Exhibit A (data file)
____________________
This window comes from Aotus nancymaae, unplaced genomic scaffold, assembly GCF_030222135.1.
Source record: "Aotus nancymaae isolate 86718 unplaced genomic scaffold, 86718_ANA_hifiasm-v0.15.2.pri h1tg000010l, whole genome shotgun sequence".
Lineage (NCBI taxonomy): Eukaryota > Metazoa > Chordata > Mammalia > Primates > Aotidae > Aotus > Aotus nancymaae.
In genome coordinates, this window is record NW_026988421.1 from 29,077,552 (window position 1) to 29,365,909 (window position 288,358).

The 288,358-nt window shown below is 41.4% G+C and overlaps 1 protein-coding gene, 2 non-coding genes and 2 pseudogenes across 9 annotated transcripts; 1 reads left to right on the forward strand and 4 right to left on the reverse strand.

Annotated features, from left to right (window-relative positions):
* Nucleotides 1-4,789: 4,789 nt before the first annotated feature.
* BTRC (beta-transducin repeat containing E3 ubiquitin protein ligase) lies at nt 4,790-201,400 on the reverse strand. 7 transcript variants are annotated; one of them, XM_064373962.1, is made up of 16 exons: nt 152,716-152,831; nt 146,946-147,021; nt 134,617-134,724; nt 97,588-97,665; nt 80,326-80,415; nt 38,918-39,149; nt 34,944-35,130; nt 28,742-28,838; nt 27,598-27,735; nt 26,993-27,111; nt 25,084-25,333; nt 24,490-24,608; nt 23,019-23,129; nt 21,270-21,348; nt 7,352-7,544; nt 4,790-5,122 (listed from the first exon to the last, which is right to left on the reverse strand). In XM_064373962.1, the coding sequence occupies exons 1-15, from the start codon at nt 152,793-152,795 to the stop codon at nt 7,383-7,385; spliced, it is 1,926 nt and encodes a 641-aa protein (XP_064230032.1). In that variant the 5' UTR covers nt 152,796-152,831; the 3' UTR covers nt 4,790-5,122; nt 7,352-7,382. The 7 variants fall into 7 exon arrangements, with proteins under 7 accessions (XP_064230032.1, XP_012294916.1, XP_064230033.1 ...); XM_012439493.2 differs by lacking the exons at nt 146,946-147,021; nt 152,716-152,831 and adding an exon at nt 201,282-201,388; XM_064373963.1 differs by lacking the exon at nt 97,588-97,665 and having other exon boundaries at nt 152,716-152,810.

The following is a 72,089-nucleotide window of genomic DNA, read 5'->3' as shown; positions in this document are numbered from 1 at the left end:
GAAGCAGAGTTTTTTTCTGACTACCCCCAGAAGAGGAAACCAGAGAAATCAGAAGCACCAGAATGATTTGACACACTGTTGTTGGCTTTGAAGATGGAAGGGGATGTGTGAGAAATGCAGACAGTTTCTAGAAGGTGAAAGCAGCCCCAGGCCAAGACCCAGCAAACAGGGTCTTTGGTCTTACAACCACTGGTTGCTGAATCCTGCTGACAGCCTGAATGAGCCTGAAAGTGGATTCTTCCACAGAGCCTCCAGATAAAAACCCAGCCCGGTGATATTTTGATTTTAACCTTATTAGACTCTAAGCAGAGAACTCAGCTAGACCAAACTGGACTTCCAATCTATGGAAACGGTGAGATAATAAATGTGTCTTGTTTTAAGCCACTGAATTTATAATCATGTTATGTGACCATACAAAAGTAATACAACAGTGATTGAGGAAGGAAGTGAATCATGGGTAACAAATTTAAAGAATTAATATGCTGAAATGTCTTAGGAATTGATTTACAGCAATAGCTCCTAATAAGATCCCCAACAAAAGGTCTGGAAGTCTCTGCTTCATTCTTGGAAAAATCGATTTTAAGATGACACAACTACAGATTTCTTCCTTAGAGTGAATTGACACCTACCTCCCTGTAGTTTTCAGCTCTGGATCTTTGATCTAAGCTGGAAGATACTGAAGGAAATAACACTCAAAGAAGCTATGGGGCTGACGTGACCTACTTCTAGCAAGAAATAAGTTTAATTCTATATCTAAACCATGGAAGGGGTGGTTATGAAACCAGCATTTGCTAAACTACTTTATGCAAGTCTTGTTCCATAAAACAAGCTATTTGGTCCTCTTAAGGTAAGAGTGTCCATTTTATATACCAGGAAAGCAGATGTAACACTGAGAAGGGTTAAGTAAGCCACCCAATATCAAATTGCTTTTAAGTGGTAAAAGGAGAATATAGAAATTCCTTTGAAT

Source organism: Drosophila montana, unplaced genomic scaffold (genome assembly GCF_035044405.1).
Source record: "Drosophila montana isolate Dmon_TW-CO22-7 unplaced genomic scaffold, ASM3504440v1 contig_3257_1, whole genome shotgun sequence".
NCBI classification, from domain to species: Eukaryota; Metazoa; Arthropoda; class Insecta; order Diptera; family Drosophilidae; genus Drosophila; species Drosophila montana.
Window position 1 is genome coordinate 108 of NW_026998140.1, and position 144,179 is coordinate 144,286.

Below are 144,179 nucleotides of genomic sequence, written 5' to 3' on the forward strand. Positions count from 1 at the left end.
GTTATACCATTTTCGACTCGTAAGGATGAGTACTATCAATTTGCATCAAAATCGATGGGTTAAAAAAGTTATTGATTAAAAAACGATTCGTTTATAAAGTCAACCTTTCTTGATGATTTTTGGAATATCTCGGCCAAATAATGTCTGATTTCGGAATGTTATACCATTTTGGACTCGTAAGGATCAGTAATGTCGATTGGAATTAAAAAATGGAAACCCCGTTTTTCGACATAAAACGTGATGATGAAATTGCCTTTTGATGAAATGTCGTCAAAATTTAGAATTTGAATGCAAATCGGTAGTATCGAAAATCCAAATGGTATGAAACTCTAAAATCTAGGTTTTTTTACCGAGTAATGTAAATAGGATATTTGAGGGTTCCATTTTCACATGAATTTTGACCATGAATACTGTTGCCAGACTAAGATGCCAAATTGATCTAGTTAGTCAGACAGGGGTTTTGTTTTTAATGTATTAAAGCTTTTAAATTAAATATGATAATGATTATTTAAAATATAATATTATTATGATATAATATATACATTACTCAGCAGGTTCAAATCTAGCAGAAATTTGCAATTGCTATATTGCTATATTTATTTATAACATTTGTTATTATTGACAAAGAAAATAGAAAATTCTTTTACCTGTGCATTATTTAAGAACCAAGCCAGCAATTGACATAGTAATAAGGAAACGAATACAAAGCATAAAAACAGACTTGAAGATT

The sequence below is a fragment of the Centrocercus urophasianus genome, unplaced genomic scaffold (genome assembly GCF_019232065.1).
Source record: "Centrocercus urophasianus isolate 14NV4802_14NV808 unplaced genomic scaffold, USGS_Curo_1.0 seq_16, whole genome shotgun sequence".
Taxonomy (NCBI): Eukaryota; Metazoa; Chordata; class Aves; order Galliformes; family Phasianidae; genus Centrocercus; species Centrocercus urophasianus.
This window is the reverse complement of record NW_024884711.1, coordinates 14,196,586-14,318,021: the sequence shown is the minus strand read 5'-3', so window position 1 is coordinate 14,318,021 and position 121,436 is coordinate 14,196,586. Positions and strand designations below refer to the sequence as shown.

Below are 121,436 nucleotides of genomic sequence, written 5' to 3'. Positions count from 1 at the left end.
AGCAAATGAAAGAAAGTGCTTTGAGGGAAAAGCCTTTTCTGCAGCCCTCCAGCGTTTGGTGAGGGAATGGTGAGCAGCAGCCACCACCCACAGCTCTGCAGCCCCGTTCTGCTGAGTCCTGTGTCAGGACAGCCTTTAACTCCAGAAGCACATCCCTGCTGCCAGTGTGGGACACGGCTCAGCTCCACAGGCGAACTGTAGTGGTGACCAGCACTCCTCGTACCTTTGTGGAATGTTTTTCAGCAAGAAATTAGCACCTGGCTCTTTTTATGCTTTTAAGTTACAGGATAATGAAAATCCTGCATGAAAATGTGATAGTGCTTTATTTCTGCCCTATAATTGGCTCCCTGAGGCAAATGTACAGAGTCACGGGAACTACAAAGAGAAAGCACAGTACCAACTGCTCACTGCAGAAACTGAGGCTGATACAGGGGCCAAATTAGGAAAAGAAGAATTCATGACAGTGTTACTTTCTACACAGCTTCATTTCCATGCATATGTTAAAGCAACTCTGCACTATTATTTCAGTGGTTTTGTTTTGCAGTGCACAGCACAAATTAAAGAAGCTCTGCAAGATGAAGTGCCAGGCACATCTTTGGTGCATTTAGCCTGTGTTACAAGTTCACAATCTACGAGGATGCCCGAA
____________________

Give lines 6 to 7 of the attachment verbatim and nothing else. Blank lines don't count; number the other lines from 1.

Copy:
Annotated features, from left to right (window-relative positions):
* Nucleotides 1-4,789: 4,789 nt before the first annotated feature.